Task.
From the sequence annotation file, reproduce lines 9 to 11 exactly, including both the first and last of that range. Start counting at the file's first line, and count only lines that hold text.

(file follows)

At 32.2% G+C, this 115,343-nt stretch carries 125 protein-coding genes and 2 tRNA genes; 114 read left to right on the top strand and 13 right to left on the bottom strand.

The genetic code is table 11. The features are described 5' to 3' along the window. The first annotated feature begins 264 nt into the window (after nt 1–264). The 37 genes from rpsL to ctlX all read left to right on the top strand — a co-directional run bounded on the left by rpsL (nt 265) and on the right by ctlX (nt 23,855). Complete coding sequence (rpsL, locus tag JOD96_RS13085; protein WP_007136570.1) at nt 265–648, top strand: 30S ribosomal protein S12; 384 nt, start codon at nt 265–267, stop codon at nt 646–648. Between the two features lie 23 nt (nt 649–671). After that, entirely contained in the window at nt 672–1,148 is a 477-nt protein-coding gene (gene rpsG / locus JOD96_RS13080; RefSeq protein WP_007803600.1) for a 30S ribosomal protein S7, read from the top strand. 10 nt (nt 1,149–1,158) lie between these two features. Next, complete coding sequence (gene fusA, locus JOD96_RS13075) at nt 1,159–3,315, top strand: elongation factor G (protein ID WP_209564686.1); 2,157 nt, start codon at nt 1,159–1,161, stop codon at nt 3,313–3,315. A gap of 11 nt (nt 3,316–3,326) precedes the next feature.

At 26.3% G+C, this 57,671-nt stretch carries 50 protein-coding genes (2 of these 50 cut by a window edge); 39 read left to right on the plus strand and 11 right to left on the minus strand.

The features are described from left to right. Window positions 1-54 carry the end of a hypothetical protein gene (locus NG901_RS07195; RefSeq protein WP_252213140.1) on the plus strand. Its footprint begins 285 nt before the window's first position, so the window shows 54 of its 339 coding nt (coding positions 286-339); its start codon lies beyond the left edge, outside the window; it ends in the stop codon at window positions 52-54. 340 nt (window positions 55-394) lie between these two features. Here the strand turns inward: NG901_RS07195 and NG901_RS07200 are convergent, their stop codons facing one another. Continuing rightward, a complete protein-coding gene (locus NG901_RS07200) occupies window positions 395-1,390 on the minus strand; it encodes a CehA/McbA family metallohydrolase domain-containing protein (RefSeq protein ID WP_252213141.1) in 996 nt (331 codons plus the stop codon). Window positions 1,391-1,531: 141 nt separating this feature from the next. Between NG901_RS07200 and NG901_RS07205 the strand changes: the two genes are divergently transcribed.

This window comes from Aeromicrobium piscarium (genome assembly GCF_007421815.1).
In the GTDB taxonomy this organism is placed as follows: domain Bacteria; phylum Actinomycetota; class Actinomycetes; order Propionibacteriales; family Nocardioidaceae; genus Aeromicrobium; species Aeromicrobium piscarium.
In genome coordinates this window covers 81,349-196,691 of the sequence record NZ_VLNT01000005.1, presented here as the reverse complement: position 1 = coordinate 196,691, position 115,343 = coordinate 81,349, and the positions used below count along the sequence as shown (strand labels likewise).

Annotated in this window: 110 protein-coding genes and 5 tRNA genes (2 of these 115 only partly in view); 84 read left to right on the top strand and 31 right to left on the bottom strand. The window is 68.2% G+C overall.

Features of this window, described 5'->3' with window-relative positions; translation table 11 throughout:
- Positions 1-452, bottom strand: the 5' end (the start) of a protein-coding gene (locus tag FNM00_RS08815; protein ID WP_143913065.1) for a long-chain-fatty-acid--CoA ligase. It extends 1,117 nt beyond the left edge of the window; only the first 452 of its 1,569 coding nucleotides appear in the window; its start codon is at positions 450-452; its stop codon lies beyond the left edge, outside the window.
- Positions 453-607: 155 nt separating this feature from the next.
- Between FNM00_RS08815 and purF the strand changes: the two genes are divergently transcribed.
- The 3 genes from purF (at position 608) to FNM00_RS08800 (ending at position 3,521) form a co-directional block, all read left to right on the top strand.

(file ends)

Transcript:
Features of this window, described 5'->3' with window-relative positions; translation table 11 throughout:
- Positions 1-452, bottom strand: the 5' end (the start) of a protein-coding gene (locus tag FNM00_RS08815; protein ID WP_143913065.1) for a long-chain-fatty-acid--CoA ligase. It extends 1,117 nt beyond the left edge of the window; only the first 452 of its 1,569 coding nucleotides appear in the window; its start codon is at positions 450-452; its stop codon lies beyond the left edge, outside the window.
- Positions 453-607: 155 nt separating this feature from the next.